Bushfire complacency puts locals at risk

The ACT Rural Fire Service conducting a hazard reduction burn at Farrer. Photo: Katherine Griffiths
The ACT Rural Fire Service conducting a hazard reduction burn at Farrer. Photo: Katherine Griffiths

Firefighters have spoken out about the lack of preparation for dangerous fire conditions, just 12 months after multiple blazes blackened properties across south east NSW.

Authorities have put a total fire ban in place throughout the ACT, Queanbeyan, Yass Valley and Goulburn regions for Thursday as heatwave conditions persist.

Devastating fires burnt through thousands of hectares across the Canberra region amid similar temperatures in January 2013, killing more than 10,000 sheep and cattle.

Despite the extensive damage and substantial grass growth throughout the region, Fred Nichols from the Cooma Rural Fire Service said the majority of locals remained complacent.

“People haven’t prepared and haven’t prepared enough,” he said.

“All we’re asking for is for people to remove the fuel load from around houses.”

His comments come as firefighters continue to battle hundreds of blazes across Victoria, South Australia and Western Australia, including a 6500 hectare fire near Horsham.

In addition to total fire bans throughout the ACT and surrounds, bans are also in place for Kosciuszko and Brindabella National Parks and Brindabella State Conservation Area.

Authorities were warning that conditions on Thursday meant fires could be uncontrollable, including flames potentially higher than rooftops.

Residents have been warned of the dangers, but Mr Nichols said concerns remained over lack of awareness throughout the Cooma and capital region.

“My main concern is people actually lighting fires through negligence,” he said.

“People have to realise that after 9am they shouldn’t be on slashers or ride on mowers. It doesn’t take long for a spark to get out into the bush… Especially between Cooma and Canberra, it would take the tiniest little fire to get things going.”

Mr Nichols said one crew remained onsite at the 21 hectare blaze in the Kybeyan Valley, located approximately 15km south of where fires burnt 12 months ago, while 800 volunteers in Queanbeyan had moved into standby mode.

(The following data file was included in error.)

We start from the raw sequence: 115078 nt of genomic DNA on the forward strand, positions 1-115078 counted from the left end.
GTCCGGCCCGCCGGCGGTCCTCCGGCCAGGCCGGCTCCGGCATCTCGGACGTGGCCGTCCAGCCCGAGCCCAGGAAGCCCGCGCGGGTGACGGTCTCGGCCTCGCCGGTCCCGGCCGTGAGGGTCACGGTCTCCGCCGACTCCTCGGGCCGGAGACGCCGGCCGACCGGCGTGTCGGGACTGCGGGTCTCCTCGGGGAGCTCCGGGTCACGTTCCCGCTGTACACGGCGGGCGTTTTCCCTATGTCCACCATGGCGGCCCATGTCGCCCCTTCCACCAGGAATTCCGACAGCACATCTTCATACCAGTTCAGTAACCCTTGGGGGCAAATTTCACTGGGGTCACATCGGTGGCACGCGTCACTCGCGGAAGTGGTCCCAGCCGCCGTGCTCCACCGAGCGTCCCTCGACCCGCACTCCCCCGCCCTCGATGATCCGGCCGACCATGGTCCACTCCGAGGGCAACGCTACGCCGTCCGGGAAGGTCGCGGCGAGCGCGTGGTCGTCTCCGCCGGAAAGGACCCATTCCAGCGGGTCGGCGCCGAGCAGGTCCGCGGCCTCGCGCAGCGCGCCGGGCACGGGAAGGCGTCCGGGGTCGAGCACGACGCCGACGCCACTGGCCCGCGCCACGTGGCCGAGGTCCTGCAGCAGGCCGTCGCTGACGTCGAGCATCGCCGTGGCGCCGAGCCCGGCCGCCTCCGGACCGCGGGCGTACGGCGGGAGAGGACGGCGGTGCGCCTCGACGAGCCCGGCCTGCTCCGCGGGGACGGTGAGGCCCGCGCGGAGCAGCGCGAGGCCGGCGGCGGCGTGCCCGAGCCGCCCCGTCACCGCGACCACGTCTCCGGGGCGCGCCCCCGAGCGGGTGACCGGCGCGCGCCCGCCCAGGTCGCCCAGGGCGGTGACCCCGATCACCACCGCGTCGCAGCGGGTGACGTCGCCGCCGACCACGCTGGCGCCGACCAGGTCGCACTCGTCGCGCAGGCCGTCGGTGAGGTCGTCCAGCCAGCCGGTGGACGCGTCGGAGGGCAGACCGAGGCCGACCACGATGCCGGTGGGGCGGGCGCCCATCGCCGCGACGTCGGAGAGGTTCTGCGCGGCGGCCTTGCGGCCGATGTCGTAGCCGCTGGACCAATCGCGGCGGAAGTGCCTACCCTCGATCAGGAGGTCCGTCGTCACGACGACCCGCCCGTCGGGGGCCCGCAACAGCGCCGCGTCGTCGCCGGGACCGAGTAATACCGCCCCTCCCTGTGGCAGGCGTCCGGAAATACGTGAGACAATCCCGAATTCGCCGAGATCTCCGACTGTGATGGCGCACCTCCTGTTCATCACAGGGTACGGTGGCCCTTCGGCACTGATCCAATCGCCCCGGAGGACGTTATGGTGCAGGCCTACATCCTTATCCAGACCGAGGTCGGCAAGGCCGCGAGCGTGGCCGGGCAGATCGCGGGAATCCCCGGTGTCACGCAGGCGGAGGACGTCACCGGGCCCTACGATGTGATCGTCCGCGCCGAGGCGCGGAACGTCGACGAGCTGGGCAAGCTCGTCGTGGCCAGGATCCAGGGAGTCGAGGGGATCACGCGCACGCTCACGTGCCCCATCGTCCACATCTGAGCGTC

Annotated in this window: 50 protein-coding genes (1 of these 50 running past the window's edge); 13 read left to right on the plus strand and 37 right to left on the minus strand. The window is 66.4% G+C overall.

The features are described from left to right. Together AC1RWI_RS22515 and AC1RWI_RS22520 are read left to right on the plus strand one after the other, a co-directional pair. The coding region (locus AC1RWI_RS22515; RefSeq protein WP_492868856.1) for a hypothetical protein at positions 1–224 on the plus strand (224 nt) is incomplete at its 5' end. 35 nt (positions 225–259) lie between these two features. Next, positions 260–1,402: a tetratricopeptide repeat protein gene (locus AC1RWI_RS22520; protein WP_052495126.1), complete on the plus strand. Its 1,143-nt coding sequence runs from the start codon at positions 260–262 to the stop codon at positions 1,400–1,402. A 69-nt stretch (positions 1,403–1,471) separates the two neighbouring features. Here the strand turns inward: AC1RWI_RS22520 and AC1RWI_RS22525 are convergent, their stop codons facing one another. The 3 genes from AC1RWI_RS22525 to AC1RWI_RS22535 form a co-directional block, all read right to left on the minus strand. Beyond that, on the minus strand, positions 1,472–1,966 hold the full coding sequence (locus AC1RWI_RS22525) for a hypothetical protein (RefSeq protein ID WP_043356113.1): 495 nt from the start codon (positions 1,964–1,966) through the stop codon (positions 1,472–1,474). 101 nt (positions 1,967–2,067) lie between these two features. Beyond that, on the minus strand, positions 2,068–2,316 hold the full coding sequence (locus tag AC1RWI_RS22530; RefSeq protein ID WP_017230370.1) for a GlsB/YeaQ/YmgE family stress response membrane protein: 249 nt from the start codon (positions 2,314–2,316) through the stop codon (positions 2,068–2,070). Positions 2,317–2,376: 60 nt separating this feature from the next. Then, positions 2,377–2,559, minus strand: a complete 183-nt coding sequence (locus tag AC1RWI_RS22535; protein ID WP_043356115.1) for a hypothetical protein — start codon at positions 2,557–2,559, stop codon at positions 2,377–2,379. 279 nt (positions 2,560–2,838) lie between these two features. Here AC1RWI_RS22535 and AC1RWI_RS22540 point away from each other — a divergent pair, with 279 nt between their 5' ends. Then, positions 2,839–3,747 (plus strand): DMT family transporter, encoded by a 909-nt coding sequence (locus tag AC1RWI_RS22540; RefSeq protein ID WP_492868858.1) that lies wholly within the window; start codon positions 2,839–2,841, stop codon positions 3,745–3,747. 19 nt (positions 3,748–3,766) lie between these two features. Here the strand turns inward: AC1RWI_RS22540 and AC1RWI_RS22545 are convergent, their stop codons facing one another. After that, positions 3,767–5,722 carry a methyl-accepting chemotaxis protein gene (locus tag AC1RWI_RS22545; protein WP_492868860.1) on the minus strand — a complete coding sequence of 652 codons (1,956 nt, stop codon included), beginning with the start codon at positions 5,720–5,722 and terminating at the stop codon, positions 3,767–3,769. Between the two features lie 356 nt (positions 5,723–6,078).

Tom Carroll from the Queanbeyan RFS said fire activity had been minimal throughout the region, where varying levels of preparedness had been put in place.

“There are lots of properties with long dead grass in people’s yards near their homes and that concerns me,” he said.

In the ACT, Minister for Police and Emergency Services Simon Corbell warned that the capital was “primed for fire” and urged residents to watch out for arson activity.

”We are seeing too many fires that appear to be deliberately lit,” he said.

“We need neighbours, particularly those who live close to grasslands and reserves, to keep an eye out.”

In the ACT, firefighters have attended multiple grass fires – they followed a statement from Minister for Police and Emergency Services Simon Corbell that the capital was ‘‘primed for fire’’.

Crews were called to a blaze along Lady Denman Drive soon after midday on Wednesday.

Multiple units from  ACT RFS and ACT Fire and Rescue attended the blaze, which burnt about 5000 square metres near the National Zoo and Aquarium, while  firefighters also extinguished a small blaze in Kingston.

Volunteers had been carrying out backburns in preparation for dangerous conditions and residents have put substantial personal measures in place, chief officer of the ACT RFS Andrew Stark said.

‘‘We see great awareness of bushfires in the ACT,’’ he said.

Territory and Municipal Services has closed several nature reserves and roads because of the total fire ban, including Tidbinbilla Nature Reserve, Kowen Forest and the Lower Molonglo River Corridor.

Selected roads within Namadgi National Park will be closed to public access, along with Mulligans Flat Woodland Sanctuary and the section of the Centenary Trail between the sanctuary and Hall.

Temperatures in Canberra are expected to remain in the high 30s this week before dropping to a high of 30 degrees on Sunday.

This story Bushfire complacency puts locals at risk first appeared on The Sydney Morning Herald.